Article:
The great search engine standoff

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Seth Godin is one of my favorite bloggers, and I quote him regularly. He’s been a source of clear thinking and wisdom for me since long before blogs existed.

But in today’s blog, he writes about News Corp. Chairman Rupert Murdoch’s idea to control how news content is indexed on web sites. He got it wrong. He writes, in entirety (and you’ve got to admire Godin’s brevity):

Rupert Murdoch has it backwards

You don’t charge the search engines to send people to articles on your site, you pay them.

If you can’t make money from attention, you should do something else for a living. Charging money for attention gets you neither money nor attention.

If Murdoch were just another blogger, or just another guy with another product to shill, I would agree with Godin. But Murdoch owns one of the largest news-gathering organizations in the world. And here’s the point that Godin misses:

When search engines index vast troves of original content, such as Murdoch’s News Corp., the impact is synergistic:

  • It drives traffic to News Corp.;
  • It provides the kind of top-of-the-charts, original content that makes a search engine valuable;
  • It provides a large class of users with the kind of content they’re seeking.

Here’s the nuance; there is less and less original content of the kind that News Corp. produces. Anyone who has ever used the Web has had the experience of following one good link after another to find they’re all connected to the same piece of mediocre content. The money dedicated to generating high-quality content has evaporated; it’s down by more than $1.5 billion in the U.S. newspaper business alone – not to mention all the other businesses that pay content providers to create information that people want and need.

So anyone who wants this kind of content to continue, must make some kind of investment in it.

When search engines index to content like that provided by Murdoch’s company, they profit by selling sponsored search results in the space around it.

But the news organizations’ only means of profit from this activity is to sell advertising around the content. But advertising isn’t selling – nor is it expected to significantly recover. Further, a portion of the money that marketers no longer spend to advertise in newspapers and magazines has been reallocated to the paid search function of search engines.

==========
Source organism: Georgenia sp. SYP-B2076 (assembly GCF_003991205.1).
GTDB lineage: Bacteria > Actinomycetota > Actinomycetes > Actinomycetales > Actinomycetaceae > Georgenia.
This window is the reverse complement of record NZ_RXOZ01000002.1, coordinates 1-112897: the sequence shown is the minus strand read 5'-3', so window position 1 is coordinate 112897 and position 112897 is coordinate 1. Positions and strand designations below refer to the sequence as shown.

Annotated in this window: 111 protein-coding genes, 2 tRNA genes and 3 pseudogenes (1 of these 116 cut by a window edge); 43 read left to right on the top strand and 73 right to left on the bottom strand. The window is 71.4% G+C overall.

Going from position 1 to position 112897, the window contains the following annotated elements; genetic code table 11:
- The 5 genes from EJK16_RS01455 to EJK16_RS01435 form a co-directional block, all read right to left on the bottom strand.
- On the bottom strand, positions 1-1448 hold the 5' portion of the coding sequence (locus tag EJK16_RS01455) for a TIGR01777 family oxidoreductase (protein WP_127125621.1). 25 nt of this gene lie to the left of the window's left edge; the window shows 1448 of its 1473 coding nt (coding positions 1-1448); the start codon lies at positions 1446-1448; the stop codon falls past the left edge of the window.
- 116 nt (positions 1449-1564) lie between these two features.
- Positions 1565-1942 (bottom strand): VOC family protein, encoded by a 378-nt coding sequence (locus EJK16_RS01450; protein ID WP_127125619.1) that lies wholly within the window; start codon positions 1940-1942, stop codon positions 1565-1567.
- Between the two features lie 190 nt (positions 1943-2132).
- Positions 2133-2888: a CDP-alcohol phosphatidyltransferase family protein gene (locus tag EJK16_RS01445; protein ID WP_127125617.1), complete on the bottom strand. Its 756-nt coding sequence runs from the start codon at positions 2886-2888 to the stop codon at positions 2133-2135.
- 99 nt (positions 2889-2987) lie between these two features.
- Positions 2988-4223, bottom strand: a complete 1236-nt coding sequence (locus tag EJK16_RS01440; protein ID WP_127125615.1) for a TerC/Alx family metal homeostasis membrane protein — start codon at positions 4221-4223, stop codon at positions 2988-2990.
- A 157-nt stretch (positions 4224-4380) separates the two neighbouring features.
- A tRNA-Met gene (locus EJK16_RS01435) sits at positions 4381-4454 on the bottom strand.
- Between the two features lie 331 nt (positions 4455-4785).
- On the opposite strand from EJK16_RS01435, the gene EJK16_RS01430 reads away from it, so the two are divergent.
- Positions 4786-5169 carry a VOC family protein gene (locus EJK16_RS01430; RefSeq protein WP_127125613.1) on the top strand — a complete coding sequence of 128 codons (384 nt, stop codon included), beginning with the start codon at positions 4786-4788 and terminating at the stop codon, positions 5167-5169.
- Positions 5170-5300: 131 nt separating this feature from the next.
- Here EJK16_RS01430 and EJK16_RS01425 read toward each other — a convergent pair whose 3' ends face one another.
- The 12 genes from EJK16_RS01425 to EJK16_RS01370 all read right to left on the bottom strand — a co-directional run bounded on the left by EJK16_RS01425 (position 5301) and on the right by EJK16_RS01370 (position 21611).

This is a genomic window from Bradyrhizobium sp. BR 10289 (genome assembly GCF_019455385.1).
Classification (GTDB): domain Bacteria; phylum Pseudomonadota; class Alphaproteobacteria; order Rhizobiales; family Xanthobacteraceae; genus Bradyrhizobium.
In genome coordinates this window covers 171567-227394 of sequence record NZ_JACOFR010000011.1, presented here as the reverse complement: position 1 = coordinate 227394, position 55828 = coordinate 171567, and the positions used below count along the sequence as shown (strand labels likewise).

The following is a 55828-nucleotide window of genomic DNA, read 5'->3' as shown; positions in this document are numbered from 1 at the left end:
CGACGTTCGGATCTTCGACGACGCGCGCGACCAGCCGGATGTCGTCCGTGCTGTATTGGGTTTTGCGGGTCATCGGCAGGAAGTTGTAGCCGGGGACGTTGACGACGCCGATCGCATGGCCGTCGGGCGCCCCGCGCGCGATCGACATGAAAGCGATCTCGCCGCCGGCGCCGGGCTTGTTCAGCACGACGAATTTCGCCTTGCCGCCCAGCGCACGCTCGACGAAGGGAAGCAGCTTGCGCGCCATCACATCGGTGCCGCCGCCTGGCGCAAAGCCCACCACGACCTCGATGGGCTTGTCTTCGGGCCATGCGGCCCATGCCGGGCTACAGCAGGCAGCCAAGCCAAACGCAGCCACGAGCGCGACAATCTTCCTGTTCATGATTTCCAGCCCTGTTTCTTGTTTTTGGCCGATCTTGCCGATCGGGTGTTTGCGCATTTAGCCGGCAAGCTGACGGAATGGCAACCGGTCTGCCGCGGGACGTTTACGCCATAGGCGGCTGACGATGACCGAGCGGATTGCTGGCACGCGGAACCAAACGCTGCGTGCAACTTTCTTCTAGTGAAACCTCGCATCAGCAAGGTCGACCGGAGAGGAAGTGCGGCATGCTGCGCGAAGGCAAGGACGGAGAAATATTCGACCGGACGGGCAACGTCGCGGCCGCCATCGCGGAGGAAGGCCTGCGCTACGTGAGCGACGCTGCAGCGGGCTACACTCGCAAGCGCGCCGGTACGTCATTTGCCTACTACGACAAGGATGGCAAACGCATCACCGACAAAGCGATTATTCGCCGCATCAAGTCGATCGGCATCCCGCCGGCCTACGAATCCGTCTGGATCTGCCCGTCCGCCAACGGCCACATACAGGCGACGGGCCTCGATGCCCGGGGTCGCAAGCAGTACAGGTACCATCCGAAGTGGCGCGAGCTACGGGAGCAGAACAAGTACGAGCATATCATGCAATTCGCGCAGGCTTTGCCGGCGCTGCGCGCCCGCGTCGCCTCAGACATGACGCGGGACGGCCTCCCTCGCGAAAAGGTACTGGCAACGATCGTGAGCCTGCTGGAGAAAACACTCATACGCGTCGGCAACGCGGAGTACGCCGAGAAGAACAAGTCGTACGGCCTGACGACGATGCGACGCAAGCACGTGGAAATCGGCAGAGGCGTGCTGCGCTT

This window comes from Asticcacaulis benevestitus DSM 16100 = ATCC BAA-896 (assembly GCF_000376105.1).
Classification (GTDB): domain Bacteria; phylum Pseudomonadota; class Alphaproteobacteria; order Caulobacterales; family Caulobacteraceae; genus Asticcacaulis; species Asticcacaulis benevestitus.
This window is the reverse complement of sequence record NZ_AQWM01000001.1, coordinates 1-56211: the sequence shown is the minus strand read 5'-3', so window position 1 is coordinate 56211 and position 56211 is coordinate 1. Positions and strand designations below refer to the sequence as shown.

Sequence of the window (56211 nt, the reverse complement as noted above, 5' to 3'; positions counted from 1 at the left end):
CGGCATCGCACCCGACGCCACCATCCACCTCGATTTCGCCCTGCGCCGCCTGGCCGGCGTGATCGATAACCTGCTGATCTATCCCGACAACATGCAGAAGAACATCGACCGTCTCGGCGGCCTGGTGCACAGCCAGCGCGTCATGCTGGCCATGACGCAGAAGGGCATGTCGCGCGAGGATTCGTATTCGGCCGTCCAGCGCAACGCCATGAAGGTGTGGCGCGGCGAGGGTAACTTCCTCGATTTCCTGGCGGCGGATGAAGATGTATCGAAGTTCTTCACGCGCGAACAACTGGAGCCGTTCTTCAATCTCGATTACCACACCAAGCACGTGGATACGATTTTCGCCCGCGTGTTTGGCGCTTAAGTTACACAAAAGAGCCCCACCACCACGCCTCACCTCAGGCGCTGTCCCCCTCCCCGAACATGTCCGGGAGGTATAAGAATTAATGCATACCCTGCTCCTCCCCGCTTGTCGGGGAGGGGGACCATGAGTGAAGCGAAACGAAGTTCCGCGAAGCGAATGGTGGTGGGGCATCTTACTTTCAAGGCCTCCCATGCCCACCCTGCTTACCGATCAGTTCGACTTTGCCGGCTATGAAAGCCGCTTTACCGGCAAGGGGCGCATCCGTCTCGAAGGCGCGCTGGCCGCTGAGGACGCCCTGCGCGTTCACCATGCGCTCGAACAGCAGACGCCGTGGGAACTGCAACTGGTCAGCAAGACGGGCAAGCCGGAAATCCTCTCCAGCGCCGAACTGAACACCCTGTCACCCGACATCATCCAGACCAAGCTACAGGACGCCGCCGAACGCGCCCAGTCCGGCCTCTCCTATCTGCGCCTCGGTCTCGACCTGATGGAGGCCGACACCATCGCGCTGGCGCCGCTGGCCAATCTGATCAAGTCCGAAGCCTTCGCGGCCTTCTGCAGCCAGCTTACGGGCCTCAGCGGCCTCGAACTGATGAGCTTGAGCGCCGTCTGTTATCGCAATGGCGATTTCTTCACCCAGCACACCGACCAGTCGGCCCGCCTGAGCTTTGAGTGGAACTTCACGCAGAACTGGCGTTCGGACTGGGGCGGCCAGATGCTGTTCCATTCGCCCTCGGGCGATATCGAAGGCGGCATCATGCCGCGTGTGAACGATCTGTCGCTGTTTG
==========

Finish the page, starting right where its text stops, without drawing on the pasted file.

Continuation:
So why shouldn’t they pay for the right to index high-end content?

The attention that search engines generate is doing less and less good for newspapers and other free-content websites. If News Corp. can’t sell ads around its content, it has no reason to care if search engines promote the content.

So Godin has it wrong. He supposes that news media get the larger share of value in their relationship with search engines. In fact, to the consternation of anyone in the news business, it’s the other way around.

Further, the search engines may be able to extract even more value. Right now, one search engine is much like another. But if one could brag that it’s the only search engine to index the world’s largest news generators, that might make a difference to consumers. I know it would to me.

I don’t know if even Rupert Murdoch has the juice to take on Google. But he may be able to set the big search engines against each other. I don’t know if he’ll succeed in getting paid by one search engine and in locking out the rest. But to me, like it or not, it sounds like the kind of clash that isn’t likely to go away without creating some kind of change that affects everyone.

Here is more background on the issue:

Murdoch no longer alone in desire to block Google

Murdoch wants a Google rebellion

Bing not likely to outbid Google for news

Murdoch could block Google searches entirely


About the Author:

Bob Rosenbaum is founder and principal of The MarketFarm, a content-oriented strategic communications firm.

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